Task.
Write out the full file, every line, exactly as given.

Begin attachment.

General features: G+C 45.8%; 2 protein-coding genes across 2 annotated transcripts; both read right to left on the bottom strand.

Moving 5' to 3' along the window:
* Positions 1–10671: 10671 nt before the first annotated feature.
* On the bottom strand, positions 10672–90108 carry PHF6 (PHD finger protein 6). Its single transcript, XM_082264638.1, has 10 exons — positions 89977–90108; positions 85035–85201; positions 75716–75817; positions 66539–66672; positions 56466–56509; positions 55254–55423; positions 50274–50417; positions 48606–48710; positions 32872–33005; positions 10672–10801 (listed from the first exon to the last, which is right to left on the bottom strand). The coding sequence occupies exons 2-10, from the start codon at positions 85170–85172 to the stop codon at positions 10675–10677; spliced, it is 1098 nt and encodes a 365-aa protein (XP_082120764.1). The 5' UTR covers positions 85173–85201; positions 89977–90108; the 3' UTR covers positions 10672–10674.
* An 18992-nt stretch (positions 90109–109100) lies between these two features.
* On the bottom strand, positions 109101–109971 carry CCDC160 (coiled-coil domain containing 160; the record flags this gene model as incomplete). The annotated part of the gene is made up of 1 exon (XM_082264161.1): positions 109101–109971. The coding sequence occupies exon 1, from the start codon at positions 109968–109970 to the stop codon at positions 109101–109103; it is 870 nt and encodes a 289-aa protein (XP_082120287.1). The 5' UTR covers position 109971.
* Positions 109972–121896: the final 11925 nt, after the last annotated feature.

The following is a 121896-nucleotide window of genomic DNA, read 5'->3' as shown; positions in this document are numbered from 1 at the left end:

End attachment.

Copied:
General features: G+C 45.8%; 2 protein-coding genes across 2 annotated transcripts; both read right to left on the bottom strand.

Moving 5' to 3' along the window:
* Positions 1–10671: 10671 nt before the first annotated feature.
* On the bottom strand, positions 10672–90108 carry PHF6 (PHD finger protein 6). Its single transcript, XM_082264638.1, has 10 exons — positions 89977–90108; positions 85035–85201; positions 75716–75817; positions 66539–66672; positions 56466–56509; positions 55254–55423; positions 50274–50417; positions 48606–48710; positions 32872–33005; positions 10672–10801 (listed from the first exon to the last, which is right to left on the bottom strand). The coding sequence occupies exons 2-10, from the start codon at positions 85170–85172 to the stop codon at positions 10675–10677; spliced, it is 1098 nt and encodes a 365-aa protein (XP_082120764.1). The 5' UTR covers positions 85173–85201; positions 89977–90108; the 3' UTR covers positions 10672–10674.
* An 18992-nt stretch (positions 90109–109100) lies between these two features.
* On the bottom strand, positions 109101–109971 carry CCDC160 (coiled-coil domain containing 160; the record flags this gene model as incomplete). The annotated part of the gene is made up of 1 exon (XM_082264161.1): positions 109101–109971. The coding sequence occupies exon 1, from the start codon at positions 109968–109970 to the stop codon at positions 109101–109103; it is 870 nt and encodes a 289-aa protein (XP_082120287.1). The 5' UTR covers position 109971.
* Positions 109972–121896: the final 11925 nt, after the last annotated feature.

The following is a 121896-nucleotide window of genomic DNA, read 5'->3' as shown; positions in this document are numbered from 1 at the left end: